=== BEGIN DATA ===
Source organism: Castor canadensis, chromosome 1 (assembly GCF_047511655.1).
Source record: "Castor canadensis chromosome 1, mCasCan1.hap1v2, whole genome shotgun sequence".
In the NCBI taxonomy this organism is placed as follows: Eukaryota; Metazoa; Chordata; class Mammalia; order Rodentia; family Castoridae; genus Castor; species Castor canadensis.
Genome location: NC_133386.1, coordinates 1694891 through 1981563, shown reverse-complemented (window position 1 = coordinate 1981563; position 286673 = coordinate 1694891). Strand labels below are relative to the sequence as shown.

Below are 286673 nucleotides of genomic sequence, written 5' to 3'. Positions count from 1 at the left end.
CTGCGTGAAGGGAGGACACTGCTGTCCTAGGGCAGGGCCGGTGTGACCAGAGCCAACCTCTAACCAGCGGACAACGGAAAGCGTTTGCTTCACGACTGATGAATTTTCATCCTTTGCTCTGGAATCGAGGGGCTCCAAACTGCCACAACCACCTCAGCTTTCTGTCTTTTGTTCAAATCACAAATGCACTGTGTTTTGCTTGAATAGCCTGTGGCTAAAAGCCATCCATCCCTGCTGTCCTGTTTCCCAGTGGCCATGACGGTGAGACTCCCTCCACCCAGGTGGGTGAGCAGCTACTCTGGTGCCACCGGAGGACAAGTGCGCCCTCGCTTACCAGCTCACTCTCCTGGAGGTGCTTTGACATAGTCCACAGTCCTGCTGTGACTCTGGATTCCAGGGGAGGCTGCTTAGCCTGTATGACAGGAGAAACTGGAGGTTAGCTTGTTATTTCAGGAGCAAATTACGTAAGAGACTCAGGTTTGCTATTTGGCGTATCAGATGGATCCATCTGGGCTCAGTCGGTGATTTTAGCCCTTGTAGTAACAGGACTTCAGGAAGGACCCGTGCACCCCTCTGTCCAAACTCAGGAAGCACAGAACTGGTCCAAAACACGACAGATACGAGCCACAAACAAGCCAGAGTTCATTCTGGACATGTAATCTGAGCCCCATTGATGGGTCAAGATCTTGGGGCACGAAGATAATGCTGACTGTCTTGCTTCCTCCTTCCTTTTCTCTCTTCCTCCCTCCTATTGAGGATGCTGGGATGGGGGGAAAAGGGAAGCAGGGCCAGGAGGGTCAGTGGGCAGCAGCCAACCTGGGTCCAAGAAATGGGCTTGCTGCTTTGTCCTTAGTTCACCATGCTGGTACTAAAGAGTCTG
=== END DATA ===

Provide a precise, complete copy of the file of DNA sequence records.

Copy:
Source organism: Castor canadensis, chromosome 1 (assembly GCF_047511655.1).
Source record: "Castor canadensis chromosome 1, mCasCan1.hap1v2, whole genome shotgun sequence".
In the NCBI taxonomy this organism is placed as follows: Eukaryota; Metazoa; Chordata; class Mammalia; order Rodentia; family Castoridae; genus Castor; species Castor canadensis.
Genome location: NC_133386.1, coordinates 1694891 through 1981563, shown reverse-complemented (window position 1 = coordinate 1981563; position 286673 = coordinate 1694891). Strand labels below are relative to the sequence as shown.

Below are 286673 nucleotides of genomic sequence, written 5' to 3'. Positions count from 1 at the left end.
CTGCGTGAAGGGAGGACACTGCTGTCCTAGGGCAGGGCCGGTGTGACCAGAGCCAACCTCTAACCAGCGGACAACGGAAAGCGTTTGCTTCACGACTGATGAATTTTCATCCTTTGCTCTGGAATCGAGGGGCTCCAAACTGCCACAACCACCTCAGCTTTCTGTCTTTTGTTCAAATCACAAATGCACTGTGTTTTGCTTGAATAGCCTGTGGCTAAAAGCCATCCATCCCTGCTGTCCTGTTTCCCAGTGGCCATGACGGTGAGACTCCCTCCACCCAGGTGGGTGAGCAGCTACTCTGGTGCCACCGGAGGACAAGTGCGCCCTCGCTTACCAGCTCACTCTCCTGGAGGTGCTTTGACATAGTCCACAGTCCTGCTGTGACTCTGGATTCCAGGGGAGGCTGCTTAGCCTGTATGACAGGAGAAACTGGAGGTTAGCTTGTTATTTCAGGAGCAAATTACGTAAGAGACTCAGGTTTGCTATTTGGCGTATCAGATGGATCCATCTGGGCTCAGTCGGTGATTTTAGCCCTTGTAGTAACAGGACTTCAGGAAGGACCCGTGCACCCCTCTGTCCAAACTCAGGAAGCACAGAACTGGTCCAAAACACGACAGATACGAGCCACAAACAAGCCAGAGTTCATTCTGGACATGTAATCTGAGCCCCATTGATGGGTCAAGATCTTGGGGCACGAAGATAATGCTGACTGTCTTGCTTCCTCCTTCCTTTTCTCTCTTCCTCCCTCCTATTGAGGATGCTGGGATGGGGGGAAAAGGGAAGCAGGGCCAGGAGGGTCAGTGGGCAGCAGCCAACCTGGGTCCAAGAAATGGGCTTGCTGCTTTGTCCTTAGTTCACCATGCTGGTACTAAAGAGTCTG